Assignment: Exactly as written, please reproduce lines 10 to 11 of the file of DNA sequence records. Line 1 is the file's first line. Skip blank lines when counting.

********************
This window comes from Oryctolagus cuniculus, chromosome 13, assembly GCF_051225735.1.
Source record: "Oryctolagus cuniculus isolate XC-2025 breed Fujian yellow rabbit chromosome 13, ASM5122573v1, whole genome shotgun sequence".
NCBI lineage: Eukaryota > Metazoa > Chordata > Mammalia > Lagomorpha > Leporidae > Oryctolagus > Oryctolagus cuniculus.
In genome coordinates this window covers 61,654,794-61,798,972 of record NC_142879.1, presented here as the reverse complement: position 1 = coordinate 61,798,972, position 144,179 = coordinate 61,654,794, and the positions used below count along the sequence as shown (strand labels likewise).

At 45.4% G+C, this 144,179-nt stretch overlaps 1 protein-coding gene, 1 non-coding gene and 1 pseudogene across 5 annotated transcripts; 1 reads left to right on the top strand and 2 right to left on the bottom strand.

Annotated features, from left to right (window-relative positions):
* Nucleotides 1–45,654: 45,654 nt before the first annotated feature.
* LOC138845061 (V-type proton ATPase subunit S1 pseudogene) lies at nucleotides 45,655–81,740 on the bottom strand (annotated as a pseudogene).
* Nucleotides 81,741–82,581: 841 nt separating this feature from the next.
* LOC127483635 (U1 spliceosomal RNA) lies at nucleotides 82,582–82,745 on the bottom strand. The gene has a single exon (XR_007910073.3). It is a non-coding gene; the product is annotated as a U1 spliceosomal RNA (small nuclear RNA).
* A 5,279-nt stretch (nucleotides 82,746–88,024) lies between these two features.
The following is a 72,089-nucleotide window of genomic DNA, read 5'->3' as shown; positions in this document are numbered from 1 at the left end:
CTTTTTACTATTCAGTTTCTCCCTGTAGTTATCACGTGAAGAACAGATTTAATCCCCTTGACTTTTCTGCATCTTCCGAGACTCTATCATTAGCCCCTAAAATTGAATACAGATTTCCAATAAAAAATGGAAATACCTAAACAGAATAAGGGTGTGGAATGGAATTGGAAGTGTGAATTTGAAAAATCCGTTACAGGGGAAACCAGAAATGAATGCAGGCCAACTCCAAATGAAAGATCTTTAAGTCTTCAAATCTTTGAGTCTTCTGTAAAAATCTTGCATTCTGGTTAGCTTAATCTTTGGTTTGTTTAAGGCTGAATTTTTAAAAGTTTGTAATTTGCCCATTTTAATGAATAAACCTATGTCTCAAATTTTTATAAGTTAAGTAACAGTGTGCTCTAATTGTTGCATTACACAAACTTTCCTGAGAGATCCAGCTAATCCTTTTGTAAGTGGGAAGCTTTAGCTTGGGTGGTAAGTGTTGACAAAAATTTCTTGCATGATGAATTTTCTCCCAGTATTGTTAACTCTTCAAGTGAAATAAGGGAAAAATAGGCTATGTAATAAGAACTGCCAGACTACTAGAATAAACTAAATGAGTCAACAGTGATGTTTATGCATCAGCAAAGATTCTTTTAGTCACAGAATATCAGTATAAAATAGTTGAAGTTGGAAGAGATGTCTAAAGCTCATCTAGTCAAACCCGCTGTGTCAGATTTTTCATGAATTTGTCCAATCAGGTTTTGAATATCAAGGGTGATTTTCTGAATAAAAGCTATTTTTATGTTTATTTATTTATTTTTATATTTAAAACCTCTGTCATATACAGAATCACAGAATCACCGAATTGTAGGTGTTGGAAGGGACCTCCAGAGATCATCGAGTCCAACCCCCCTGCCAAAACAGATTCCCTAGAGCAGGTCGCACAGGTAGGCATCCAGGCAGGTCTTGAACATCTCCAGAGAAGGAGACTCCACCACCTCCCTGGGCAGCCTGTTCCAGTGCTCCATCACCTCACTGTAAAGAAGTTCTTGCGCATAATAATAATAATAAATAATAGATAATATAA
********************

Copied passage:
* LOC127483635 (U1 spliceosomal RNA) lies at nucleotides 82,582–82,745 on the bottom strand. The gene has a single exon (XR_007910073.3). It is a non-coding gene; the product is annotated as a U1 spliceosomal RNA (small nuclear RNA).
* A 5,279-nt stretch (nucleotides 82,746–88,024) lies between these two features.